The biggest takeaway I had from The Nineties was how unimaginably different the era was from today in a cultural and social context. Klosterman points out how, partly thanks to the lack of social media, people’s differences didn’t seem as divisive, local stories were more likely to stay local, and the majority of people felt no need to have an opinion on everything nor share that opinion with the world and abuse those who disagreed. A telling example was the newspaper headlines of the major U.S. cities on September 10th, 2011 which show “manifold realities, a multiverse of disconnected experiences all happening less than five hours apart” including stories about the Bush missile defense system, possible indications of an impending recession, and federal aid to the farming industry. It’s a world away from today where every story is national and every person is pressured to have their own take on it.

The Nineties is going to be one of those books I’ll keep going back to, and it’s one I’d recommend to anyone who didn’t live through that decade as well because it makes for a fascinating and hugely readable history lesson.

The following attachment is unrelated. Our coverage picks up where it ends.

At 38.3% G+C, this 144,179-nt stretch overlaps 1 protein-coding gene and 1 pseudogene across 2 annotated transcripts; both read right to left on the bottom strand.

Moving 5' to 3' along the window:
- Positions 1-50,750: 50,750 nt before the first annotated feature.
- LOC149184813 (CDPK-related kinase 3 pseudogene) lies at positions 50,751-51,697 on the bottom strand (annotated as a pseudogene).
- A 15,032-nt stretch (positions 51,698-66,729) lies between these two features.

Read The Nineties: Amazon, Bookshop


Seekers of the Fox, Cover Image Puffin
Seekers of the Fox, Cover Image Puffin

Seekers of the Fox by Kevin Sands

For me, one of the new book series highlights of 2021 was Children of the Fox by Kevin Sands, the first release in the Thieves of Shadow series. In my review, I described it as “a joyous adventure romp with lots of action, humor and banter, twists and turns.” That story ended on a cliffhanger and left me eager for the follow-up novel.

Seekers of the Fox is the second book in the series and immediately picks up where Children of the Fox left off as our heroes must deal with the aftermath of their actions, and with time running out quickly for one of their number. They have no option but to make a choice out of desperation which leads them to make a life or death bargain. The consequences of that lead the children on a quest to find a pair of swords with extraordinary powers: the Dragon’s Teeth.